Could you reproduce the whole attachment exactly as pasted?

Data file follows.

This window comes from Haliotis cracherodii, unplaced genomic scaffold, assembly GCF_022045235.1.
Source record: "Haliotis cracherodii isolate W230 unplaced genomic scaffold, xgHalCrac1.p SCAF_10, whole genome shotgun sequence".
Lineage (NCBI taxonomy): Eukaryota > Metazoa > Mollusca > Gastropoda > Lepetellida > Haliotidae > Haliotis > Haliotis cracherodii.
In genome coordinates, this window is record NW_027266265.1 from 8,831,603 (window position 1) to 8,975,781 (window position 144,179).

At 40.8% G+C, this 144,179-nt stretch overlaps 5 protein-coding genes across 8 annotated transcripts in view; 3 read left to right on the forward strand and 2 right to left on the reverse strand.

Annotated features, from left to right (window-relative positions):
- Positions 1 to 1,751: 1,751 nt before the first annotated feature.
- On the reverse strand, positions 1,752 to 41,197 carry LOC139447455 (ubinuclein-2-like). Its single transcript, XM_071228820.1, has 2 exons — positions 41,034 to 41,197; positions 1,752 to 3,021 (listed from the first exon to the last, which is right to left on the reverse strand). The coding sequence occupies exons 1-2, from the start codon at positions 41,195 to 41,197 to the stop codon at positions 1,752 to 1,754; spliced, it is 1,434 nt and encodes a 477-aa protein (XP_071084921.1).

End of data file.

This window comes from Haliotis cracherodii, unplaced genomic scaffold, assembly GCF_022045235.1.
Source record: "Haliotis cracherodii isolate W230 unplaced genomic scaffold, xgHalCrac1.p SCAF_10, whole genome shotgun sequence".
Lineage (NCBI taxonomy): Eukaryota > Metazoa > Mollusca > Gastropoda > Lepetellida > Haliotidae > Haliotis > Haliotis cracherodii.
In genome coordinates, this window is record NW_027266265.1 from 8,831,603 (window position 1) to 8,975,781 (window position 144,179).

At 40.8% G+C, this 144,179-nt stretch overlaps 5 protein-coding genes across 8 annotated transcripts in view; 3 read left to right on the forward strand and 2 right to left on the reverse strand.

Annotated features, from left to right (window-relative positions):
- Positions 1 to 1,751: 1,751 nt before the first annotated feature.
- On the reverse strand, positions 1,752 to 41,197 carry LOC139447455 (ubinuclein-2-like). Its single transcript, XM_071228820.1, has 2 exons — positions 41,034 to 41,197; positions 1,752 to 3,021 (listed from the first exon to the last, which is right to left on the reverse strand). The coding sequence occupies exons 1-2, from the start codon at positions 41,195 to 41,197 to the stop codon at positions 1,752 to 1,754; spliced, it is 1,434 nt and encodes a 477-aa protein (XP_071084921.1).